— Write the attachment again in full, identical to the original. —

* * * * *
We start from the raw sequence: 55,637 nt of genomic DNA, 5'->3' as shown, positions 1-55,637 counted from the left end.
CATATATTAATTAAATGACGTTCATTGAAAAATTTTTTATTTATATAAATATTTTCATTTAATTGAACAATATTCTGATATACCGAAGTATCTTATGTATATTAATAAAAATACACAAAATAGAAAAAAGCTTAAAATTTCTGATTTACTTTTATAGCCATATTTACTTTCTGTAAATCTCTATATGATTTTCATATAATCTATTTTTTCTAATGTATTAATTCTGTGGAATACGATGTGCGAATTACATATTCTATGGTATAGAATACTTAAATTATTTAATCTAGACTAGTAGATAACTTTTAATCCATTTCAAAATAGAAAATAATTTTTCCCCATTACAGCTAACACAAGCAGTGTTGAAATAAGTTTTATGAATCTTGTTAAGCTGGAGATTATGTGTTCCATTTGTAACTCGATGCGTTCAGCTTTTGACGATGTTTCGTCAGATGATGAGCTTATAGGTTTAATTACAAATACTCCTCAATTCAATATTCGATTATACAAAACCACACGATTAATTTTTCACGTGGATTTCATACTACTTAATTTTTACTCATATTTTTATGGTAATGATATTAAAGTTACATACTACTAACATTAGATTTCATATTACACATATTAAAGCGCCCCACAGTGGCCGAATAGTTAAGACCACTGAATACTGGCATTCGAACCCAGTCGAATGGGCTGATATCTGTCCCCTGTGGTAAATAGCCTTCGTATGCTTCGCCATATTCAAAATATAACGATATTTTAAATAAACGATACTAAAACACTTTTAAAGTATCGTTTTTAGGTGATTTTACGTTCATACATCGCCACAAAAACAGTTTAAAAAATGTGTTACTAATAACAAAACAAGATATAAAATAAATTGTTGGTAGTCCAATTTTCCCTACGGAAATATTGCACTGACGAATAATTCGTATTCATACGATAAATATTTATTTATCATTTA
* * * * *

We start from the raw sequence: 55,637 nt of genomic DNA, 5'->3' as shown, positions 1-55,637 counted from the left end.
CATATATTAATTAAATGACGTTCATTGAAAAATTTTTTATTTATATAAATATTTTCATTTAATTGAACAATATTCTGATATACCGAAGTATCTTATGTATATTAATAAAAATACACAAAATAGAAAAAAGCTTAAAATTTCTGATTTACTTTTATAGCCATATTTACTTTCTGTAAATCTCTATATGATTTTCATATAATCTATTTTTTCTAATGTATTAATTCTGTGGAATACGATGTGCGAATTACATATTCTATGGTATAGAATACTTAAATTATTTAATCTAGACTAGTAGATAACTTTTAATCCATTTCAAAATAGAAAATAATTTTTCCCCATTACAGCTAACACAAGCAGTGTTGAAATAAGTTTTATGAATCTTGTTAAGCTGGAGATTATGTGTTCCATTTGTAACTCGATGCGTTCAGCTTTTGACGATGTTTCGTCAGATGATGAGCTTATAGGTTTAATTACAAATACTCCTCAATTCAATATTCGATTATACAAAACCACACGATTAATTTTTCACGTGGATTTCATACTACTTAATTTTTACTCATATTTTTATGGTAATGATATTAAAGTTACATACTACTAACATTAGATTTCATATTACACATATTAAAGCGCCCCACAGTGGCCGAATAGTTAAGACCACTGAATACTGGCATTCGAACCCAGTCGAATGGGCTGATATCTGTCCCCTGTGGTAAATAGCCTTCGTATGCTTCGCCATATTCAAAATATAACGATATTTTAAATAAACGATACTAAAACACTTTTAAAGTATCGTTTTTAGGTGATTTTACGTTCATACATCGCCACAAAAACAGTTTAAAAAATGTGTTACTAATAACAAAACAAGATATAAAATAAATTGTTGGTAGTCCAATTTTCCCTACGGAAATATTGCACTGACGAATAATTCGTATTCATACGATAAATATTTATTTATCATTTA